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Ask Eartha: A fast-approaching future with less water

Dominique Giroux
Ask Eartha
Low water levels at Lake Mead are providing a look at a future with less water.
Photo from Getty Images.

Dear Eartha, I came across a recent headline that said Lake Mead is experiencing a historic water shortage. What’s going on?

There’s no question about it: The West is dry. Locally, we’re experiencing changes like hotter weather, shrinking snowpack and increased fire danger. Miles away at Lake Mead in Arizona and Nevada, the largest reservoir in the U.S., the conditions are exposing a fast-approaching future with less water.

The “bathtub-ring” images of Lake Mead recently shared across the news accompanied a string of extreme weather events — unbearably-high temperatures, devastating flash floods and mega-wildfires — that are unfortunately only the beginning of what’s to come. What makes the Lake Mead headlines alarming is that the low water levels are projected to trigger a first-ever water shortage declaration from the federal government this year. Before we dive into what this means and what’s causing the concerningly low levels, let’s review some of the history surrounding Lake Mead. Bear with me; it might be a little dry (pun intended).



Formed in the early 1930s by the Hoover Dam on the Colorado River, Lake Mead currently supplies water to about 25 million people across Arizona, California, Nevada and parts of Mexico. It gets most of its water from snowmelt and runoff from Colorado, Wyoming and Utah. And while some late-season snowstorms helped push Colorado’s snowpack to nearly 100% of normal levels, drought conditions and high temperatures across the West are drying up meltwater before it can reach streams that supply the reservoir.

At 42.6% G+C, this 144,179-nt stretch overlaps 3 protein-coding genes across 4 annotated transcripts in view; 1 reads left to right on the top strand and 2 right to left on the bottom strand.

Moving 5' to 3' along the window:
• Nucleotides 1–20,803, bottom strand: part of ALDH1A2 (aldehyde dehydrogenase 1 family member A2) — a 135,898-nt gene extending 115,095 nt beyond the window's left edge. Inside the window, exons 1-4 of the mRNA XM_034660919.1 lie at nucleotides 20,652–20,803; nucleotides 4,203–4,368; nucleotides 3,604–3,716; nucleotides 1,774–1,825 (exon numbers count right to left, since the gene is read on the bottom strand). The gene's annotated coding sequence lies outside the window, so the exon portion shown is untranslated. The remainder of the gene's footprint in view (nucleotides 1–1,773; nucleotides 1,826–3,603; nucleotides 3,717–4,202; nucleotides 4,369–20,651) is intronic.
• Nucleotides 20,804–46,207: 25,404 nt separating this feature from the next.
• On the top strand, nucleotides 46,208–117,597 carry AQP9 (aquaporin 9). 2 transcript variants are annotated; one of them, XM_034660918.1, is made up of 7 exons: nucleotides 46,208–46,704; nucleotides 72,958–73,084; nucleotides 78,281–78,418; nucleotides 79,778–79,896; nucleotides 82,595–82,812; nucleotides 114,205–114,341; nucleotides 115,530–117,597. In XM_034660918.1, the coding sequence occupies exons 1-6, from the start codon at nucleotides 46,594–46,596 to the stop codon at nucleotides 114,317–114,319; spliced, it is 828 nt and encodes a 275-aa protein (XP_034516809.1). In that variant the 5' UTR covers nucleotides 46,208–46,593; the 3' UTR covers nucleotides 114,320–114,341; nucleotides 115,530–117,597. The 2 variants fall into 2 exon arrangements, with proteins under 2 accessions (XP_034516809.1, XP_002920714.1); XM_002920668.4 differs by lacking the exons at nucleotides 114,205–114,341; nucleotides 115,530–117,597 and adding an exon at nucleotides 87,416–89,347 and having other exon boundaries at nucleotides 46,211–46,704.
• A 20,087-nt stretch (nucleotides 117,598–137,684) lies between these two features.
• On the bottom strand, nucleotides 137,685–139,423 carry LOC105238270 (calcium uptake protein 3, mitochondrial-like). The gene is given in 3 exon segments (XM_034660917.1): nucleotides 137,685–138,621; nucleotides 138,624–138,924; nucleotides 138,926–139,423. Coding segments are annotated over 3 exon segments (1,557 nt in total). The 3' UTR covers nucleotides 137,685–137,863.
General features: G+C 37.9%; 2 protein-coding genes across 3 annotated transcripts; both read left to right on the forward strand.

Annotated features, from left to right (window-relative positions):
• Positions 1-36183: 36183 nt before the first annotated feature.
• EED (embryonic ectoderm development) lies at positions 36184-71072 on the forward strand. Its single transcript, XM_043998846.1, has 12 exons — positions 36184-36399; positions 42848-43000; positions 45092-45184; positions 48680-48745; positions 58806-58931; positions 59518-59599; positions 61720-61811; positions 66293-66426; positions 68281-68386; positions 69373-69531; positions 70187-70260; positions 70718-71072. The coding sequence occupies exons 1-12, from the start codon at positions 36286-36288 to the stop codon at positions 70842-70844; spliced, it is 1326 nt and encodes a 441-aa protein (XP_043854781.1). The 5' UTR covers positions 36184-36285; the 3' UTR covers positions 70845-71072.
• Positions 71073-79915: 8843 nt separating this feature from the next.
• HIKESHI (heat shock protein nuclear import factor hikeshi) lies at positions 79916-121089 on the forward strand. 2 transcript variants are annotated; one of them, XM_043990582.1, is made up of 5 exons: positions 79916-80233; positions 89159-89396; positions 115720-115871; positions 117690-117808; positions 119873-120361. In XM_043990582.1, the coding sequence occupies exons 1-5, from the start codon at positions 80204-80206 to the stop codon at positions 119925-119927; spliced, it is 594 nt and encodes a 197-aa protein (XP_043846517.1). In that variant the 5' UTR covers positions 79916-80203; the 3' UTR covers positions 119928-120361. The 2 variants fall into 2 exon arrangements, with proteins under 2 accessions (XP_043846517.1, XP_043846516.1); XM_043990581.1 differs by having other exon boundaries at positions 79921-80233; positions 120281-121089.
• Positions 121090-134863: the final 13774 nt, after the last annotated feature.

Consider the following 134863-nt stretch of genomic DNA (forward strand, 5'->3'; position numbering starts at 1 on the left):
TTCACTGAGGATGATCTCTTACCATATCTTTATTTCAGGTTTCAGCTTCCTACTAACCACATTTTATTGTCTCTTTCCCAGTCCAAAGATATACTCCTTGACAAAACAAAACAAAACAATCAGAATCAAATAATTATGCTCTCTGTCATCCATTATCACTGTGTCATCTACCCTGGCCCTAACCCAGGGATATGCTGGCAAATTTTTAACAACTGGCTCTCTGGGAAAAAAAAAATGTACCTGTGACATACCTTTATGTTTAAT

Now sitting at just 36% capacity, it’s almost certain that the Lake Mead water shortage declaration will take effect within a month. What determines this declaration? In Lake Mead’s case, it’s when water levels fall below 1,075 feet — the level negotiated by the Colorado River Compact. The compact, an agreement between the seven states that rely on the Colorado River’s waters — Arizona, California, Colorado, Nevada, New Mexico, Utah and Wyoming — determines how the water is allocated among each state for consumption.



From the beginning, the compact was flawed because it promised more water than was actually in the river, and framers of the compact took for granted that climate in the West would remain consistent. But climate change is increasing temperatures, and with that comes increased evaporation that means less water from rain, snow and streams making it to the Colorado River. Now, in the throes of an unrelenting, decadeslong drought across the Southwest, the photos of Lake Mead expose our overconsumption of both water and fossil fuels.

So, who will the water shortage declaration impact? Arizona agriculture will be the hardest hit, with farmers having to rely on groundwater sources or leave fields unplanted. The Central Arizona Project, Arizona’s largest source of water, will be forced to divert 30% less water from the Colorado River than usual. If water decline continues, California will be the next affected. While this might feel far from home, remember that a lot of produce we eat is grown using this water.

Reservoirs like Lake Mead and its counterpart Lake Powell are also significant generators of energy. Lake Mead’s water is used to spin turbines at the Hoover Dam, which supplies electricity to 1.3 million people. If water levels drop to what’s called “deadpool” levels, there’s no longer enough water to spin the turbines, and electricity can no longer be generated — a situation not nearly as funny as the similarly named movies.

I know, quite the gloomy topic. But it’s one that needs immediate attention and action. What can we do? While state officials, agencies and local water coalitions work to develop a plan, the best thing we can do as consumers is to actively reduce our water use. Remember, the average person in the U.S. consumes 80-100 gallons of water per day! Imagine yourself buying that many gallons of water at the grocery store every day. Now, consider how you could use less — much less.

At some point, we all might experience water restrictions. If we can start consciously using less water on a day-to-day basis, the better off we, and the Colorado River, will be.

Dominique Giroux

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